While refuting the Ministry of National Development’s (MND) assertion about AHPETC hugely overpaying the town council’s managing agent FMSS, Workers’ Party (WP) chairman Sylvia Lim say that they have emerge stronger from this episode and ready to take on another town council.

“These are necessary pains that have to be gone through. If you do not take on the challenge and do your best to overcome it, you will be stuck in a situation where there’s only one ruling party that can manage town councils of this scale, and that will set our political development back,” she said last Friday (Aug 28), a day before the MND issued its statement.

Ms Lim admitted that getting AHPETC in order has not been easy but she is ready to take on another town council of the same size, should the chance arise. The law does not allow more than three constituencies to be run as one town so any new town councils will be kept separate.

WP is contesting five group representation constituencies and five single-member constituencies at the coming elections. She said the WP is also not one “to do (the) big bang kind of expansion” and prefers to grow incrementally.

Ms Lim explained that WP’s expansion is not just about the party, but also about national interests – “People need to assess whether the PAP is still able to meet the aspiration of voters and to what extent other parties may have to up their game and the pace (of change).”

During the wide-ranging interview at her Toh Tuck Road apartment, Ms Lim defended her town council’s performance, and its decision not to dig into the books of its managing agent, FM Solutions and Services (FMSS).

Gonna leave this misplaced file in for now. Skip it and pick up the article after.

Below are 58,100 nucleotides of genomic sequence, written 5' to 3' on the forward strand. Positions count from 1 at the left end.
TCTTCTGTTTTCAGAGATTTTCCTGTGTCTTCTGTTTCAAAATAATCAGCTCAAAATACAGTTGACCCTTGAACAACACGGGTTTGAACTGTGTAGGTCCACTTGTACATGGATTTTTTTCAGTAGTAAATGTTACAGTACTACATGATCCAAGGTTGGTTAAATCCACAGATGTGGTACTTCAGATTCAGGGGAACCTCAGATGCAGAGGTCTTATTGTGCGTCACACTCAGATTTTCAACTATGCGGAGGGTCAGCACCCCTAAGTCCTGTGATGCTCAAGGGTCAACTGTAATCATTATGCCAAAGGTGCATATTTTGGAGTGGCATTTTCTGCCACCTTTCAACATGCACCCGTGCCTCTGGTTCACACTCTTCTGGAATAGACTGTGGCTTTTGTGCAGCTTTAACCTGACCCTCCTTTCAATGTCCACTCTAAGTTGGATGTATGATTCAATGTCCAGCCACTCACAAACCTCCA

“I do not think that we have let the voters down,” she said. “The town council has done more than enough to account for whatever lapses that the Auditor-General’s Office (AGO) has pointed out.”

In February, the AGO pointed out that the town council’s senior officers had approved payments to their own company, FMSS.

On Saturday, the MND released findings by the Accounting and Corporate Regulatory Authority, which showed the owners of FMSS had made over $4.7 million in just two financial years managing the town council. Pointing to this as an “abnormal” profit margin, the ministry asked Ms Lim if she was aware of the “profiteering”.

Ms Lim, AHPETC’s chairman, said FMSS had been paid according to contractual terms. While her town council did not “investigate” FMSS, the WP MPs “know what our managing agent has been doing because we work with them and also check their work”. Ms Lim further said that no money was lost, “based on what we know”.

When WP took over from the People’s Action Party (PAP) in 2011, she said, it was not able to get information needed about arrears. Her town council also had to prioritise issues that would affect residents more directly, which is why “back office matters” took a back seat, she said.

AHPETC had also been busy making improvements to the estates, such as catching up on works the previous PAP team had neglected, she said. “Of course I’m not saying that financial management is not important. It is important. But it’s just to underscore the point that… we had to prioritise certain matters first.”

With more repairs and renewals to catch up on, she expects the town council’s sinking fund balance, around the region of $100 million now, to go down further, but said: “I don’t think there’s any reason for us to be worried.”

Having learned from their experience, WP MPs have unanimously decided to manage the town council on their own since last month.

Ms Lim said residents of AHPETC are “not much different from the lives of people living in other towns” while refusing to evaluate her own town council’s performance.

Ms Lim also did not want to comment on how her party has done as “co-driver” to the Government. But she said the presence of another party in Parliament would ensure that at least someone can register objection to Bills.

“The ruling party MPs may talk and talk, but in the end, when it comes to voting, they have no choice,” she said, referring to the party whip that compels MPs to vote based on a party’s position.

While the WP too has a party whip in its leader, Mr Low Thia Khiang, it is at least a different party from the PAP, she said.

Ms Lim said a 92-year-old Aljunied GRC resident had encouraged her to plug on, saying residents were happy to know “we have a party who’s always trying to do better”.

The WP may not be perfect, she said, but it is committed to being better.

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